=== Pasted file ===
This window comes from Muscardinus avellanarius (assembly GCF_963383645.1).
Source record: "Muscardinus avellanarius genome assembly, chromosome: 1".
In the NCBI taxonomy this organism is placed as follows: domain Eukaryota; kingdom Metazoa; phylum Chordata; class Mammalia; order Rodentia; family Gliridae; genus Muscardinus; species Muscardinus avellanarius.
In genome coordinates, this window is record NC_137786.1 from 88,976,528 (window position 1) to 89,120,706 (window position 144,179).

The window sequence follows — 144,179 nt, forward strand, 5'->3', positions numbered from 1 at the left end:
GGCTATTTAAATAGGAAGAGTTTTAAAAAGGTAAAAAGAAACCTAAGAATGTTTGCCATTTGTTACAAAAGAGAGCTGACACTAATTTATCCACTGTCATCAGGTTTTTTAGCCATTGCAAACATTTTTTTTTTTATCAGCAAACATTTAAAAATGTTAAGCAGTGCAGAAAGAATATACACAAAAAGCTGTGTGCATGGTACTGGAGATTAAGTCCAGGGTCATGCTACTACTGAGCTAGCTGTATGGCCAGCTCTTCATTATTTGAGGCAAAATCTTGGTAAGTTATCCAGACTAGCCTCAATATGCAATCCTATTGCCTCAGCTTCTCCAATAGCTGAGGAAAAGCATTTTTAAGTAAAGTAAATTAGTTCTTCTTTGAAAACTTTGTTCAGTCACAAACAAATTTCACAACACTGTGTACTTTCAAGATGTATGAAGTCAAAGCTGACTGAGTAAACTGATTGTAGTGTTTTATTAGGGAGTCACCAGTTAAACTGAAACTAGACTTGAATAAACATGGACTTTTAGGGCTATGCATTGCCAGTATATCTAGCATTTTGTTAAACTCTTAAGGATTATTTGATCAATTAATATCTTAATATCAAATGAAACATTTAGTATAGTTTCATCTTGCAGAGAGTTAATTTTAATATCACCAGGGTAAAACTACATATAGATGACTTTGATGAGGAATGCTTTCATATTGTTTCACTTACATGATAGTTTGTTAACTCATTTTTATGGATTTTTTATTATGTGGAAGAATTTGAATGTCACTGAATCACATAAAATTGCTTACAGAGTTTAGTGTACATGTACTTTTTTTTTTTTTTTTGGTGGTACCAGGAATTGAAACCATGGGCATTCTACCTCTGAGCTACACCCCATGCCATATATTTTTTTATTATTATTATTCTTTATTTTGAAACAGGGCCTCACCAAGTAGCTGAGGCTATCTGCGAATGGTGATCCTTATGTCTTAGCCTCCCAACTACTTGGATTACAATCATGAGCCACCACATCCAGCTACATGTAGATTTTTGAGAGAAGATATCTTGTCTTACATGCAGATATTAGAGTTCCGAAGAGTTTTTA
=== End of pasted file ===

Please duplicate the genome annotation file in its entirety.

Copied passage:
This window comes from Muscardinus avellanarius (assembly GCF_963383645.1).
Source record: "Muscardinus avellanarius genome assembly, chromosome: 1".
In the NCBI taxonomy this organism is placed as follows: domain Eukaryota; kingdom Metazoa; phylum Chordata; class Mammalia; order Rodentia; family Gliridae; genus Muscardinus; species Muscardinus avellanarius.
In genome coordinates, this window is record NC_137786.1 from 88,976,528 (window position 1) to 89,120,706 (window position 144,179).

The window sequence follows — 144,179 nt, forward strand, 5'->3', positions numbered from 1 at the left end:
GGCTATTTAAATAGGAAGAGTTTTAAAAAGGTAAAAAGAAACCTAAGAATGTTTGCCATTTGTTACAAAAGAGAGCTGACACTAATTTATCCACTGTCATCAGGTTTTTTAGCCATTGCAAACATTTTTTTTTTTATCAGCAAACATTTAAAAATGTTAAGCAGTGCAGAAAGAATATACACAAAAAGCTGTGTGCATGGTACTGGAGATTAAGTCCAGGGTCATGCTACTACTGAGCTAGCTGTATGGCCAGCTCTTCATTATTTGAGGCAAAATCTTGGTAAGTTATCCAGACTAGCCTCAATATGCAATCCTATTGCCTCAGCTTCTCCAATAGCTGAGGAAAAGCATTTTTAAGTAAAGTAAATTAGTTCTTCTTTGAAAACTTTGTTCAGTCACAAACAAATTTCACAACACTGTGTACTTTCAAGATGTATGAAGTCAAAGCTGACTGAGTAAACTGATTGTAGTGTTTTATTAGGGAGTCACCAGTTAAACTGAAACTAGACTTGAATAAACATGGACTTTTAGGGCTATGCATTGCCAGTATATCTAGCATTTTGTTAAACTCTTAAGGATTATTTGATCAATTAATATCTTAATATCAAATGAAACATTTAGTATAGTTTCATCTTGCAGAGAGTTAATTTTAATATCACCAGGGTAAAACTACATATAGATGACTTTGATGAGGAATGCTTTCATATTGTTTCACTTACATGATAGTTTGTTAACTCATTTTTATGGATTTTTTATTATGTGGAAGAATTTGAATGTCACTGAATCACATAAAATTGCTTACAGAGTTTAGTGTACATGTACTTTTTTTTTTTTTTTTGGTGGTACCAGGAATTGAAACCATGGGCATTCTACCTCTGAGCTACACCCCATGCCATATATTTTTTTATTATTATTATTCTTTATTTTGAAACAGGGCCTCACCAAGTAGCTGAGGCTATCTGCGAATGGTGATCCTTATGTCTTAGCCTCCCAACTACTTGGATTACAATCATGAGCCACCACATCCAGCTACATGTAGATTTTTGAGAGAAGATATCTTGTCTTACATGCAGATATTAGAGTTCCGAAGAGTTTTTA